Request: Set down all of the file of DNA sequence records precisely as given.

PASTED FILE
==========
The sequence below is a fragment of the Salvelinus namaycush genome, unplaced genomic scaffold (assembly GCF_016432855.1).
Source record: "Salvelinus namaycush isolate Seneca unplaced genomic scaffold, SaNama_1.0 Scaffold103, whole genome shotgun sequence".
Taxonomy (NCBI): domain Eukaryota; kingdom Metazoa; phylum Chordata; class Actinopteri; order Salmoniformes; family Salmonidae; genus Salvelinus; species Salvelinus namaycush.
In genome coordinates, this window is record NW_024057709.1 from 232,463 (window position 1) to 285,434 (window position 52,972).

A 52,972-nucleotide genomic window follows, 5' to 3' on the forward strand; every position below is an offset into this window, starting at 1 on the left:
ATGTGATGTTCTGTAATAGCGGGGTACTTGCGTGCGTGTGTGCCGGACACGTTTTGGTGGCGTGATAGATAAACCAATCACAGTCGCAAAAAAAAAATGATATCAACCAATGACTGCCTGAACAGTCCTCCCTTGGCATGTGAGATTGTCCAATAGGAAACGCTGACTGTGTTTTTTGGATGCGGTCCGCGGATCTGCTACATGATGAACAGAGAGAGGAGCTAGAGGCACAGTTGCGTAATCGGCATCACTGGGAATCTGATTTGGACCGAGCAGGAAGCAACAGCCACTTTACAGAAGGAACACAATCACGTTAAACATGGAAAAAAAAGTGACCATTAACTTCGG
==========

The sequence below is a fragment of the Salvelinus namaycush genome, unplaced genomic scaffold (assembly GCF_016432855.1).
Source record: "Salvelinus namaycush isolate Seneca unplaced genomic scaffold, SaNama_1.0 Scaffold103, whole genome shotgun sequence".
Taxonomy (NCBI): domain Eukaryota; kingdom Metazoa; phylum Chordata; class Actinopteri; order Salmoniformes; family Salmonidae; genus Salvelinus; species Salvelinus namaycush.
In genome coordinates, this window is record NW_024057709.1 from 232,463 (window position 1) to 285,434 (window position 52,972).

A 52,972-nucleotide genomic window follows, 5' to 3' on the forward strand; every position below is an offset into this window, starting at 1 on the left:
ATGTGATGTTCTGTAATAGCGGGGTACTTGCGTGCGTGTGTGCCGGACACGTTTTGGTGGCGTGATAGATAAACCAATCACAGTCGCAAAAAAAAAATGATATCAACCAATGACTGCCTGAACAGTCCTCCCTTGGCATGTGAGATTGTCCAATAGGAAACGCTGACTGTGTTTTTTGGATGCGGTCCGCGGATCTGCTACATGATGAACAGAGAGAGGAGCTAGAGGCACAGTTGCGTAATCGGCATCACTGGGAATCTGATTTGGACCGAGCAGGAAGCAACAGCCACTTTACAGAAGGAACACAATCACGTTAAACATGGAAAAAAAAGTGACCATTAACTTCGG